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I was trying to solve the above limit and it seems like I'm getting mixed results. I used the fact that: $\lim _{x\to \infty }\left(1+\frac{1}{x}\right)^x = e$

And after that trying with L'Hospital's rule but it didn't get me much further.

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With some work, l'Hopital's rule solves the problem.

The hard part is the derivative of $x\mapsto\left(1+\frac1x\right)^x$. For this, write $$y=\left(1+\frac1x\right)^x$$ $$\ln y=x\ln\left(1+\frac1x\right)$$ Now take derivatives: $$\frac{y'}y=\ln\left(1+\frac1x\right)-\frac1{x+1}$$ and hence $$y'=\left(1+\frac1x\right)^x\left[\ln\left(1+\frac1x\right)-\frac1{x+1}\right]$$

Now, l'Hopital:

$$\lim_{x\to\infty}2x\left[e-\left(1+\frac1x\right)^x\right]=2\lim_{x\to\infty}x^2\left(1+\frac1x\right)^x\left[\ln\left(1+\frac1x\right)-\frac1{x+1}\right]$$

With more l'Hopital and some patience you can find out that

$$\lim_{x\to\infty}x^2\left[\ln\left(1+\frac1x\right)-\frac1{x+1}\right]=\frac12$$

Thus, the final result is $e$.

Warning: I have made all this by hand, so I advise to double check the result.

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HINT: rewrite your term in the form $$\frac{e-\left(1+\frac{1}{x}\right)^{x}}{\frac{1}{2x}}$$ and apply the rules of L'Hospital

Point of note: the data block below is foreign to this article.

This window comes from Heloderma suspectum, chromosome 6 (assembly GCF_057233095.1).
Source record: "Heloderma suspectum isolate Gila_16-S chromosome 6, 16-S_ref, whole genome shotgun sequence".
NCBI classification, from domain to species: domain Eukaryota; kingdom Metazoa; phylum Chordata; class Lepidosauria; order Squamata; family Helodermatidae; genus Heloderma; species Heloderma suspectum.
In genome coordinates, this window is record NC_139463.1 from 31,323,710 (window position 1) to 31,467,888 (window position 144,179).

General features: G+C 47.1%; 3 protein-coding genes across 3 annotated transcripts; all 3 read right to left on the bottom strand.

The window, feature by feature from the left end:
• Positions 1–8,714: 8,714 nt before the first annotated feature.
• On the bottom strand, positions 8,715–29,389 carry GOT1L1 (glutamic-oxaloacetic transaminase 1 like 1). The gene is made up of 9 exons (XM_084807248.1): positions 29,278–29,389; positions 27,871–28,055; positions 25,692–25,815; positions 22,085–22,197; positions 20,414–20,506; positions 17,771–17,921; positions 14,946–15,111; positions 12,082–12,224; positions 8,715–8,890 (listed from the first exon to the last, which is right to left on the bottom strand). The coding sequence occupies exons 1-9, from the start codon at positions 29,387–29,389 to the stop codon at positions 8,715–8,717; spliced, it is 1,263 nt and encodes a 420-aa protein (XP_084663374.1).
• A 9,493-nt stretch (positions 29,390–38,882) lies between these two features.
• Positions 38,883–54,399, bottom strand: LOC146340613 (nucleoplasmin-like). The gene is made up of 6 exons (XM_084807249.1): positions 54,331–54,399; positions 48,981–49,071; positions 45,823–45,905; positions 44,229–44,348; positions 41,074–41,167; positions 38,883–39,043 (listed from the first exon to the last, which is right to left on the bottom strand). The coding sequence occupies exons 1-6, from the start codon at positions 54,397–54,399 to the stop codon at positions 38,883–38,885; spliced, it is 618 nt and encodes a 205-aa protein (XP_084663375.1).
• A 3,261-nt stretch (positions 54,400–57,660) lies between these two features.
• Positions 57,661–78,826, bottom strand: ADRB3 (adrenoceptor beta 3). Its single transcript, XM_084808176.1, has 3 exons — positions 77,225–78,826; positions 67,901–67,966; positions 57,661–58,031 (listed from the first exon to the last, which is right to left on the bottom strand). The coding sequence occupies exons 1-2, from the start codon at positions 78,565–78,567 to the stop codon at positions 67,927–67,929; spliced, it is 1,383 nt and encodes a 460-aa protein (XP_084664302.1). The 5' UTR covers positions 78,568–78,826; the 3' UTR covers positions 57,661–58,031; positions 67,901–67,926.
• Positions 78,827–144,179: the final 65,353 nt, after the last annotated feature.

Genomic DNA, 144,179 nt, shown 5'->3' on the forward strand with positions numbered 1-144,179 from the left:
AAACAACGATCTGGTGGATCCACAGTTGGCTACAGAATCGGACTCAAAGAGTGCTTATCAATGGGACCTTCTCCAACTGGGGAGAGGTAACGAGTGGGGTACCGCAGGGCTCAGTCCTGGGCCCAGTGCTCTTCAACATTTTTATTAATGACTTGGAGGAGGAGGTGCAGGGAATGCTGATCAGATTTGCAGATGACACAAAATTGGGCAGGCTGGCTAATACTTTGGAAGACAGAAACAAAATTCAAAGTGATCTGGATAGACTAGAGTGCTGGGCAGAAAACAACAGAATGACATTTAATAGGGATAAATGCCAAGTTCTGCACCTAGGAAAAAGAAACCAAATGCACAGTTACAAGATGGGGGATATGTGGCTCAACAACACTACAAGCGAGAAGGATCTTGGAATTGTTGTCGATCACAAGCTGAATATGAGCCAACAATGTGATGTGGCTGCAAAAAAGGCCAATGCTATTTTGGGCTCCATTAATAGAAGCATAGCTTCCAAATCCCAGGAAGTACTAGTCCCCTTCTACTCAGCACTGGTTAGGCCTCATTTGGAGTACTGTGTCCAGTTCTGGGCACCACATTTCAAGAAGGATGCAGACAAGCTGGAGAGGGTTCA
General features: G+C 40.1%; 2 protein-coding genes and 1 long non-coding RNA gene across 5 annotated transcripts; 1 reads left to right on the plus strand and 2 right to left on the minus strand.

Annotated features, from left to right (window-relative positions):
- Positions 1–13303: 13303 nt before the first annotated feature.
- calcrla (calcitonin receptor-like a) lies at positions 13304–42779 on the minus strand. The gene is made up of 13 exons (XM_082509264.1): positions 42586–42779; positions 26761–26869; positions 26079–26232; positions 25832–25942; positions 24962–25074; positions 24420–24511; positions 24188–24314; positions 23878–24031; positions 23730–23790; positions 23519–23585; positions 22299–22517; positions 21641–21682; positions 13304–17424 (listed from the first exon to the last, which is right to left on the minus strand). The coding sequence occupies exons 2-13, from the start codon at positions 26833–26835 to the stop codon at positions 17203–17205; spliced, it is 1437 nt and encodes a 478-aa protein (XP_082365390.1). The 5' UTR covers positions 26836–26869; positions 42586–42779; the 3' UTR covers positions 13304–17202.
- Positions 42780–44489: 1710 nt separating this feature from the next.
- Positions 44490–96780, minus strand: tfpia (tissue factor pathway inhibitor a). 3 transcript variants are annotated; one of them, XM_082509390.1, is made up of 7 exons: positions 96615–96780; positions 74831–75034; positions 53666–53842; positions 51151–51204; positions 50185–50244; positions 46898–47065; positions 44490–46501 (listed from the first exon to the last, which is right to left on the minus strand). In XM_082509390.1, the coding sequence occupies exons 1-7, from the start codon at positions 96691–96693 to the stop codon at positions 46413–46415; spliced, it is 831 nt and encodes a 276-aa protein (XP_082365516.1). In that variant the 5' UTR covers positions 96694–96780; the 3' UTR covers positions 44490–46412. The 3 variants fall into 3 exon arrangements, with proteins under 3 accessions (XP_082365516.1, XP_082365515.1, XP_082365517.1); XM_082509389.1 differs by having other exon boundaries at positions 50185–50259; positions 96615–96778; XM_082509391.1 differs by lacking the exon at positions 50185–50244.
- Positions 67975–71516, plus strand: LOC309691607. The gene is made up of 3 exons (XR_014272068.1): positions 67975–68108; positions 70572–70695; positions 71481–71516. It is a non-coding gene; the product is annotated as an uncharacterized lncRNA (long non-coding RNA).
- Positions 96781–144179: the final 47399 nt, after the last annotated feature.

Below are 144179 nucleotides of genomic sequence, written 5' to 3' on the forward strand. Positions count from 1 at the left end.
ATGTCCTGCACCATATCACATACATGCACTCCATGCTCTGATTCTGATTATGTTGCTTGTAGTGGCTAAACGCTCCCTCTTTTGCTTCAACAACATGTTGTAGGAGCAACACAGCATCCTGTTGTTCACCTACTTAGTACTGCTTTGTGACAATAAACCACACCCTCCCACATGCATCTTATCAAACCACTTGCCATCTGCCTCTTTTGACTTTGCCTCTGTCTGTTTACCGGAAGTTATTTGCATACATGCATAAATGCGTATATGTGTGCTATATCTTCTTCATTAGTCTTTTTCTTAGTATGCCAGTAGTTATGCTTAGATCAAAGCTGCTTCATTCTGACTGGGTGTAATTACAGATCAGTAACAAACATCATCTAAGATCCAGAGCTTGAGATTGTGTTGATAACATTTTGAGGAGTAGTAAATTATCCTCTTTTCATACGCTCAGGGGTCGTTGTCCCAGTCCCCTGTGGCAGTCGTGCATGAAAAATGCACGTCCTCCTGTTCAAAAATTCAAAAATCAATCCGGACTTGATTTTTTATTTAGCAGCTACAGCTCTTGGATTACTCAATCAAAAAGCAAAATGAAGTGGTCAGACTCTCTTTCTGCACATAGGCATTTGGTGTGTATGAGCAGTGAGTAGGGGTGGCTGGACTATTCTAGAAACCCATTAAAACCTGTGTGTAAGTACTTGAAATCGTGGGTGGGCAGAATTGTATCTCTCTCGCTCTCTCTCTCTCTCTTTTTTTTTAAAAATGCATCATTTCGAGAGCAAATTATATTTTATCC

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I'll make use of the following Taylor approximations below: For small $h>0,$ $$\ln (1+h) = h - h^2/2 + O(h^3), e^h = 1 + h +O(h^2).$$

Rewrite our expression as $2xe(1-(1+1/x)^x/e).$ Now

$$\ln[(1+1/x)^x/e] = x\ln (1+1/x) - 1 = x(1/x - 1/2x^2 + O(1/x^3)) - 1 = -1/2x +O(1/x^2).$$

Exponentiating back gives

$$(1+1/x)^x/e = 1-1/2x + O(1/x^2).$$

Thus

$$2xe(1-(1+1/x)^x/e) = 2xe(1/2x + O(1/x^2))=e + O(1/x).$$

So the limit is $e.$

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Make the substitution $x \to 1/x$. Thus,

$$\begin{align} \lim_{x\to \infty}\left(2x\left(e-\left(1+\frac1x\right)^x\right)\right)&=\lim_{x\to 0}2\frac{e-\left(1+x\right)^{1/x}}{x}\\\\ &=-2\lim_{x\to 0}\frac{d\left(1+x\right)^{1/x}}{dx}\\\\ &=-2\lim_{x\to 0}\left(1+x\right)^{1/x}\left(\frac{1}{x(x+1)}-\frac{\log(1+x)}{x^2}\right)\\\\ &=e \end{align}$$


NOTE:

$$\begin{align} \frac{1}{x(x+1)}-\frac{\log(1+x)}{x^2}&=\frac{1}{x(x+1)}-\frac{x-\frac12x^2+O(x^3)}{x^2}\\\\ &=\frac{-1}{x+1}+\frac12 +O(x)\\\\ &\to -\frac12 \end{align}$$

as $x\to 0$.

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